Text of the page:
You’ve probably been hearing a lot lately about Groupon, the market leader in the “deal-of-the-day” options that are sprouting up all over these days. If by chance you’re not familiar with Groupon, it features discounted gift certificates for local or national businesses.
A certain number of users need to accept the deal in order for it to take effect. Even though the platform was only launched in November 2008, it already has registered an astonishing 35 million users. It is available more than 150 markets in North America and 100 markets in Europe, Asia and South America.
Groupon rules the roost, but as with any great idea these days, competitors have started flooding into the industry. LivingSocial, which launched less than a year after Groupon, now has more than 26 million email subscribers, and Facebook recently joined in the fun.
Facebook Deals is taking a slightly different angle, concerning itself more with bringing friends together in shared activities. It obviously provides an inherent social aspect that is more challenging for Groupon and Living Social.
Though Facebook’s entry into the market would seem likely to endanger Groupon and Living Social, there are enough differences between these competitors that each can thrive.
The bigger question for local businesses is whether it makes sense to use “daily deals” sites to help improve revenue, drum up new business and improve awareness of one’s company or brand. If you’re wondering whether such sites make sense for you, here are a few questions to consider:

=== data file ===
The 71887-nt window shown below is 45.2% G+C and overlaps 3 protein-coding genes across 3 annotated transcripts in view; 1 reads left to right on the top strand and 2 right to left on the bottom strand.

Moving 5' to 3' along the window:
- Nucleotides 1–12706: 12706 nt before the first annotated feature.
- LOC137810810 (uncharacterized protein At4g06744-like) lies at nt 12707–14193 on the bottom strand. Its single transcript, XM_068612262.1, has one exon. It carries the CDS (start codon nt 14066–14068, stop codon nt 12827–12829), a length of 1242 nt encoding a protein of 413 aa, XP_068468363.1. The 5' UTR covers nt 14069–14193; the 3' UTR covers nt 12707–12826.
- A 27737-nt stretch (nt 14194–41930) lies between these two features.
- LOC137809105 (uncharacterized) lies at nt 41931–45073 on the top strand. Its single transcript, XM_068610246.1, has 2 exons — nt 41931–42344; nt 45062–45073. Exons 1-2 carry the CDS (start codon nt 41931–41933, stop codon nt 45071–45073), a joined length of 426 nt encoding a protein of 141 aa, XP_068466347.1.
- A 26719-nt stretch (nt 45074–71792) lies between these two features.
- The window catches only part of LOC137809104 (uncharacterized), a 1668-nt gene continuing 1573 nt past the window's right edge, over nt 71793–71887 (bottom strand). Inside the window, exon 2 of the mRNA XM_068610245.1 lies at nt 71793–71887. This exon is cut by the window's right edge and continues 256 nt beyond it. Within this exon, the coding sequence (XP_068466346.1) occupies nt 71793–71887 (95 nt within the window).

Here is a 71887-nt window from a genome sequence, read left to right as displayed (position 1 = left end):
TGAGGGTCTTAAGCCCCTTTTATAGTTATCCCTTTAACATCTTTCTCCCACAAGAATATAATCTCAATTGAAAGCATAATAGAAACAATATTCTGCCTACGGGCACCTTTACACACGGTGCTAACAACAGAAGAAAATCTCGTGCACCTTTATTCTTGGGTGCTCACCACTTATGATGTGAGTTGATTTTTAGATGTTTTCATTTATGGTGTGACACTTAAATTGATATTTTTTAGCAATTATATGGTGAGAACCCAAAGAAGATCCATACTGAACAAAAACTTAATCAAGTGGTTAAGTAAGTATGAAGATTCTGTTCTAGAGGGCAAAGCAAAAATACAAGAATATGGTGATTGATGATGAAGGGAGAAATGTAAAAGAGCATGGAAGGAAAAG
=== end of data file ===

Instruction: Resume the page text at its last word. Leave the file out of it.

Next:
- Are you ready for the business your deal can produce? We know that too much business sounds like a great problem to have, but a small business with a limited staff might not be able to easily to adapt to a sudden crush of new customers. If your customer service falls short because you can’t handle it all, the resulting injury to your reputation–especially with the advent of review sites such as Yelp and Google Places–could be devastating.
- Are your profit margins sufficient that you can offer a discount and still be profitable? If not, are there enough other advantages to the deal–e.g., customer generation, brand awareness–to be worth it. What quantity of deals do you need for the deal to be worthwhile? Depending on your margins, that number might be more than you’d expect.
- What is your expected return rate for people who take advantage of the one-time deal? The likelihood of repeat business can be affected by a lot of factors. Are your regular prices reasonable enough to retain clientele who would be attracted to discounted prices?